You should test how the plane behaves in the game. Maybe it's wrong since I don't know much about how these engines should work, but those are the results I get by testing it in game.

Edited by -=PHX=-SuperEtendard
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1 hour ago, 6./ZG26_Klaus_Mann said:

Low down (25000ft and less) you definetly want to keep the Turbo RPM low and the Intercooler Temps up.

Absolutely. The supercharger (hard liked to the shaft) will otherwise eat up to about 300 hp. Only after opening throttle fully, you get best efficiency of your engine. The supercharger cannot compensate for this bleed of shaft power and what happens is what you describe.

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Are you guys describing how the real P47 works, or the in game P47?  I have a suspicion that there is a pretty big gulf between how the real Thunderbolt engine works and what we have in game.

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1 hour ago, BlitzPig_EL said:

Are you guys describing how the real P47 works, or the in game P47?  I have a suspicion that there is a pretty big gulf between how the real Thunderbolt engine works and what we have in game.

I‘m talking about how the real thing works in principle. What you actually can or cannot do depends on the type of P-47. But as I understood it, Klaus talks about the thing we have in the game. For best power in the game, he is right.

 

Not everything about the supercharger is modeled in the game. The only reason you have for instance to increase the supercharger before maxing out the throttle is if you want to increase carb air temp to avoid icing. It is really a neat feature, but in the game we don‘t have icing at all. 

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Posted (edited)

You want CAT as low as possible (or just above the icing point which isn't modelled). I have no idea where this idea they have to be in the orange zone for WEP. The limit is increased when the engine is running at WEP same how the Cylinder head temperature limit is increased, the engine doesn't become more efficient running at a higher CAT. Higher intake temperature > lower power, simple.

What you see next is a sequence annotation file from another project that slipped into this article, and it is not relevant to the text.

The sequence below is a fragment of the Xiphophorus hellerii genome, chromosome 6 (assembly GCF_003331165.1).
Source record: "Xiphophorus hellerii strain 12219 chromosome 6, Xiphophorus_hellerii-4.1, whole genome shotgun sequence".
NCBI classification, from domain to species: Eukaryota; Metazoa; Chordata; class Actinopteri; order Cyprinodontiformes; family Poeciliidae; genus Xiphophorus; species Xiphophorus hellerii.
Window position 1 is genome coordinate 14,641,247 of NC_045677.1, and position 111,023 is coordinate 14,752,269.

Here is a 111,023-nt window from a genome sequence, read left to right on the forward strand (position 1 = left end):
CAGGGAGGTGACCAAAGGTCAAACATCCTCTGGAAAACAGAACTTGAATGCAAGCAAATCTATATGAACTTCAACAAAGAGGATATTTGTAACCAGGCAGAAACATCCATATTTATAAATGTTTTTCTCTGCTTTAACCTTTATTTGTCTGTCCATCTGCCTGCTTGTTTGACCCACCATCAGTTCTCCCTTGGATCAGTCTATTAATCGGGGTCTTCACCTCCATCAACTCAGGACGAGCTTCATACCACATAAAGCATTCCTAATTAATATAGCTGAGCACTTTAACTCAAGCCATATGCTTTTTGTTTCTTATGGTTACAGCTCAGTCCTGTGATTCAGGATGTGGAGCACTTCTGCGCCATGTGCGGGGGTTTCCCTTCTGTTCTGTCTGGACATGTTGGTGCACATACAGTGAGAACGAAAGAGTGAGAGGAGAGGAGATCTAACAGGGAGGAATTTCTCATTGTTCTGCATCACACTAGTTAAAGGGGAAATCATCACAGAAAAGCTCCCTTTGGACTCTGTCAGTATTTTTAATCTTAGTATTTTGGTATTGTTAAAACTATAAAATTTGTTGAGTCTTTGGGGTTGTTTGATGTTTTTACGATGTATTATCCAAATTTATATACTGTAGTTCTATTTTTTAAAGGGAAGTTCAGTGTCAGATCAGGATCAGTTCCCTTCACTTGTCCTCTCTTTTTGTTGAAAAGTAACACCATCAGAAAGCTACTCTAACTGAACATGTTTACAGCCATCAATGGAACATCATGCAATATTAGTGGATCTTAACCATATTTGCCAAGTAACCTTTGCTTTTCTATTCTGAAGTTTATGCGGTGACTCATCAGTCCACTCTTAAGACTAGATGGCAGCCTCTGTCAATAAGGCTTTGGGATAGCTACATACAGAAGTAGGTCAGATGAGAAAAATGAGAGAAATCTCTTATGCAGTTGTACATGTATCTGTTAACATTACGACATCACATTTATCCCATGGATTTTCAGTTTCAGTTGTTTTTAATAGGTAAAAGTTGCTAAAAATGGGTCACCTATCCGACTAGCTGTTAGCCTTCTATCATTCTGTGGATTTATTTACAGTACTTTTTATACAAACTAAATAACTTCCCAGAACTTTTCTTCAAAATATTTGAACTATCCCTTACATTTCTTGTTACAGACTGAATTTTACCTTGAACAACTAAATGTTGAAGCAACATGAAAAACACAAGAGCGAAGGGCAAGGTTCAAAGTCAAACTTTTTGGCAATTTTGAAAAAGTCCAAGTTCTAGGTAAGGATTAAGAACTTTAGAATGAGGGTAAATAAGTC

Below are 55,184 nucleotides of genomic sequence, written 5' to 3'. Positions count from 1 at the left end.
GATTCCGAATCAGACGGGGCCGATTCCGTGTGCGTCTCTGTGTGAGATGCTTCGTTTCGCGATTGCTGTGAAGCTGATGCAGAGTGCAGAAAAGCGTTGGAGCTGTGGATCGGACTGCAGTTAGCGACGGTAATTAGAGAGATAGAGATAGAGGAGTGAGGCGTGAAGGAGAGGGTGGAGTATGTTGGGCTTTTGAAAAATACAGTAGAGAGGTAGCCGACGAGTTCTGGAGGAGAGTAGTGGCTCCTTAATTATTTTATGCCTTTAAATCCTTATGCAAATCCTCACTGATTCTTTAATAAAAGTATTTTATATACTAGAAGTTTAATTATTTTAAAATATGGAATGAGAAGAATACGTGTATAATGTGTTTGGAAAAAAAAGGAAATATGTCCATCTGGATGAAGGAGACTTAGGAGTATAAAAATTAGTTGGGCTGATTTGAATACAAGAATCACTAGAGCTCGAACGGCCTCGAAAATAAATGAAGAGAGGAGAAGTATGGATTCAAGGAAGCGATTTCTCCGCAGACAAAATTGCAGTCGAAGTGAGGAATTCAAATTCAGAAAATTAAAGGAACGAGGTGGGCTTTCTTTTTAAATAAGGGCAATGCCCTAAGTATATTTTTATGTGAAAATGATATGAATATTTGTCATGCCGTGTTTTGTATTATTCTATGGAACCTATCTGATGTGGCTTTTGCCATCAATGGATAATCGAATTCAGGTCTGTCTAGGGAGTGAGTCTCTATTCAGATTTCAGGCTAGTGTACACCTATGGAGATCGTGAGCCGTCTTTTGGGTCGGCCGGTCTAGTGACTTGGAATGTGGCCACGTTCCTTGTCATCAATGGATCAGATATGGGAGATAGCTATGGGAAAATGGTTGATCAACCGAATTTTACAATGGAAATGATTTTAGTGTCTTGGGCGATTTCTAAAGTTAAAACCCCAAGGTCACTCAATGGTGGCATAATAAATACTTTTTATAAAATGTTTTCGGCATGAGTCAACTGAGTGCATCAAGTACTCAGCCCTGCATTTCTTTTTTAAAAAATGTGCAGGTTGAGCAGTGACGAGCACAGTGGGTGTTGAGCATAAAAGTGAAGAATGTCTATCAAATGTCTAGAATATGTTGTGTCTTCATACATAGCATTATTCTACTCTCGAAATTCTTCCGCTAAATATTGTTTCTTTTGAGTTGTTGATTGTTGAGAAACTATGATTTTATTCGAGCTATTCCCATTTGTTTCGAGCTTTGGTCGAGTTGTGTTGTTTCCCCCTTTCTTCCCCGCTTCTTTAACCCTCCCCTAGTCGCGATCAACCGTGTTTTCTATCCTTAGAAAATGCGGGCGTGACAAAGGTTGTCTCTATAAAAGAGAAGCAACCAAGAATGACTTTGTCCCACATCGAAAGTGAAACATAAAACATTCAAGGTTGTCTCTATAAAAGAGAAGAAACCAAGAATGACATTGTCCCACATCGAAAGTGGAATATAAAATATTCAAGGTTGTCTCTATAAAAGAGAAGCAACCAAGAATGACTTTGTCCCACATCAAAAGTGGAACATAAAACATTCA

And playing with the turbo vs just having it locked together with the frontal doesn't change the performance that much. 1-2 mph at most. Turbo and throttle shouldn't be fighting each other anyway, according to the manual

Edited by =362nd_FS=RoflSeal
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3 hours ago, =362nd_FS=RoflSeal said:

You want CAT as low as possible (or just above the icing point which isn't modelled). I have no idea where this idea they have to be in the orange zone for WEP. The limit is increased when the engine is running at WEP same how the Cylinder head temperature limit is increased, the engine doesn't become more efficient running at a higher CAT. Higher intake temperature > lower power, simple.

And playing with the turbo vs just having it locked together with the frontal doesn't change the performance that much. 1-2 mph at most. Turbo and throttle shouldn't be fighting each other anyway, according to the manual

Keeping them locked together is less efficient though as you do lose/waste horsepower. Also turbo and throttle do conflict with each other when operated in the wrong order/way (not modeled in-game though)